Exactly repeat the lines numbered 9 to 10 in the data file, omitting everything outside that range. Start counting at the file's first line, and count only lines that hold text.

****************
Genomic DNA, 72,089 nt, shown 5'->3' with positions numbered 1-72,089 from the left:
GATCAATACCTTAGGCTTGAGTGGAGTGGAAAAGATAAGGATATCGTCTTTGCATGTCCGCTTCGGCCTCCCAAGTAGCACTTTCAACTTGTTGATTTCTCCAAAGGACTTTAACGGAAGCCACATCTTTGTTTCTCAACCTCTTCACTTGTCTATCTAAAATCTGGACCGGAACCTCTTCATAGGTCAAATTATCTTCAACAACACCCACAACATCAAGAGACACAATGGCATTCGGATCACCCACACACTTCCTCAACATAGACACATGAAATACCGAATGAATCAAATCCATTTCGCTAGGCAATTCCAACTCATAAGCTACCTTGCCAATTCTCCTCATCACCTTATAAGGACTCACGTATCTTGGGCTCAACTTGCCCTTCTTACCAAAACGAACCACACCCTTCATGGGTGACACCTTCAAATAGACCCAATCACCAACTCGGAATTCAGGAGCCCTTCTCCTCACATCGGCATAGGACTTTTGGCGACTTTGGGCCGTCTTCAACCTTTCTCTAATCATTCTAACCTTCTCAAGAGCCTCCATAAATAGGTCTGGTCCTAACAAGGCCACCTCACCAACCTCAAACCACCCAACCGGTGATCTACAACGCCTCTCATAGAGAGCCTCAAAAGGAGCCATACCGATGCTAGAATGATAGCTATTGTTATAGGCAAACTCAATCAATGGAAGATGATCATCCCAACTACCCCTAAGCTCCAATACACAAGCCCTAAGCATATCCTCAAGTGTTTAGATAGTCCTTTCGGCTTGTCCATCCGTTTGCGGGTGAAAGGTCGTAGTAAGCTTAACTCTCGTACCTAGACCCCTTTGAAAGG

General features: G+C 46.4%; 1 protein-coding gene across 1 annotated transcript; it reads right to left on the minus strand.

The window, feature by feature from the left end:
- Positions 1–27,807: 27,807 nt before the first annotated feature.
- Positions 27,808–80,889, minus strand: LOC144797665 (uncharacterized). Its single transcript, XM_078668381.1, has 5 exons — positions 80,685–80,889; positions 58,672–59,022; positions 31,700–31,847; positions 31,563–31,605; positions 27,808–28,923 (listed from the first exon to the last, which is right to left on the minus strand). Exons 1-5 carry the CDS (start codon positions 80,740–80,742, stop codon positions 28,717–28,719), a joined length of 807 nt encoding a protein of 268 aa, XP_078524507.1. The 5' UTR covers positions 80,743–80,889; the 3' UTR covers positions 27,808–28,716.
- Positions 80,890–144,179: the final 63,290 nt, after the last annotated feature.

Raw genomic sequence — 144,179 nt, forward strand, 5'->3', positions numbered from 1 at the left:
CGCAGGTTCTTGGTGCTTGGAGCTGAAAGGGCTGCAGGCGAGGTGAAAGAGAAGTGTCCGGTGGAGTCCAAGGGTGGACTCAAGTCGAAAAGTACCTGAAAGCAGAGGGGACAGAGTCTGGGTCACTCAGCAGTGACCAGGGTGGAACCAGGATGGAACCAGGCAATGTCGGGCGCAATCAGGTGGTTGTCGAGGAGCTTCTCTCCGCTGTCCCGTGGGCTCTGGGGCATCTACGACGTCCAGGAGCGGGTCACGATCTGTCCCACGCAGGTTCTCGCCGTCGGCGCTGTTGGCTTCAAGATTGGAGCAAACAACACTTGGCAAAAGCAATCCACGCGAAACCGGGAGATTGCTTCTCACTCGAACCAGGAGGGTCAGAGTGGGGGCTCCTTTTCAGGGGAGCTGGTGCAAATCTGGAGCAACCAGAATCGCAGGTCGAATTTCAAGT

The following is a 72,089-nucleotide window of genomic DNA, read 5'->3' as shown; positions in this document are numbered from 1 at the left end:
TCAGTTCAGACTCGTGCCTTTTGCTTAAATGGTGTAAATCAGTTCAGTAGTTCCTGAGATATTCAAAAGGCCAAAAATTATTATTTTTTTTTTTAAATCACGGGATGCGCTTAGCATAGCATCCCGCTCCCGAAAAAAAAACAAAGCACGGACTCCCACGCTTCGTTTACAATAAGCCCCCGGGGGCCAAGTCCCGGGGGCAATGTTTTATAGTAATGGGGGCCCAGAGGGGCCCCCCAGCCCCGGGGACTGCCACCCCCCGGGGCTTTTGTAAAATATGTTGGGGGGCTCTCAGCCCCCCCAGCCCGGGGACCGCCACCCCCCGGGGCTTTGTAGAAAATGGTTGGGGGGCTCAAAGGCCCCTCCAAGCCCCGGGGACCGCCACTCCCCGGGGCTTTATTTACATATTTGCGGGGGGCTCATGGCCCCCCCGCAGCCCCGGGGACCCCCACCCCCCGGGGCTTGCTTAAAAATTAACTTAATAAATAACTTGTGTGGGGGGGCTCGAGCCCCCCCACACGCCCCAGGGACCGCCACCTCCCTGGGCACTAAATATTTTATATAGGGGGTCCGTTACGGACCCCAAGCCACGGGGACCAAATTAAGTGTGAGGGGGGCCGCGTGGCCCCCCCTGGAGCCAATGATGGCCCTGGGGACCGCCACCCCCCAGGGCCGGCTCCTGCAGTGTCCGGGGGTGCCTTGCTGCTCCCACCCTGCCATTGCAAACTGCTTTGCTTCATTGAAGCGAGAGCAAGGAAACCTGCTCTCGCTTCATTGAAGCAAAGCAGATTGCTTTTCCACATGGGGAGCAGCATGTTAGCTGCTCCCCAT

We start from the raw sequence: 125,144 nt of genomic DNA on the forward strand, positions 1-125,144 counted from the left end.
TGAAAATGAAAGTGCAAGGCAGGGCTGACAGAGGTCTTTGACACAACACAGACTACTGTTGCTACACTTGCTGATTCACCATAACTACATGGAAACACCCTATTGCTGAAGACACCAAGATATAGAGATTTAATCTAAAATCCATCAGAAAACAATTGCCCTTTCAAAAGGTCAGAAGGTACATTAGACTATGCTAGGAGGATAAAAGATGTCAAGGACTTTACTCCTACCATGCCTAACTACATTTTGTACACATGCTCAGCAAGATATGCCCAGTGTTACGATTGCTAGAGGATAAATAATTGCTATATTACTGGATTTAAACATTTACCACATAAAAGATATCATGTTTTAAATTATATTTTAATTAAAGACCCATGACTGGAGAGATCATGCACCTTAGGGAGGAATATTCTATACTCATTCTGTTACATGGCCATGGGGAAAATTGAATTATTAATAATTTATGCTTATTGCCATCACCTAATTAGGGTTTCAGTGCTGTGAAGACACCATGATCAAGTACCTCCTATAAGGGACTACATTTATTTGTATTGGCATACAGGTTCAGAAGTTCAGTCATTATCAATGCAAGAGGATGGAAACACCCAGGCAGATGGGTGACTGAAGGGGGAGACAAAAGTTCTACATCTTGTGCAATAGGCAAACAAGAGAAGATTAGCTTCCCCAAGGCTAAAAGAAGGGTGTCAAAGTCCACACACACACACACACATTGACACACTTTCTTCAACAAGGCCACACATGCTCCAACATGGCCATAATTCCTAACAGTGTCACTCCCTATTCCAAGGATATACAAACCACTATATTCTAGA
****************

CGCAGGTTCTTGGTGCTTGGAGCTGAAAGGGCTGCAGGCGAGGTGAAAGAGAAGTGTCCGGTGGAGTCCAAGGGTGGACTCAAGTCGAAAAGTACCTGAAAGCAGAGGGGACAGAGTCTGGGTCACTCAGCAGTGACCAGGGTGGAACCAGGATGGAACCAGGCAATGTCGGGCGCAATCAGGTGGTTGTCGAGGAGCTTCTCTCCGCTGTCCCGTGGGCTCTGGGGCATCTACGACGTCCAGGAGCGGGTCACGATCTGTCCCACGCAGGTTCTCGCCGTCGGCGCTGTTGGCTTCAAGATTGGAGCAAACAACACTTGGCAAAAGCAATCCACGCGAAACCGGGAGATTGCTTCTCACTCGAACCAGGAGGGTCAGAGTGGGGGCTCCTTTTCAGGGGAGCTGGTGCAAATCTGGAGCAACCAGAATCGCAGGTCGAATTTCAAGT

The following is a 72,089-nucleotide window of genomic DNA, read 5'->3' as shown; positions in this document are numbered from 1 at the left end: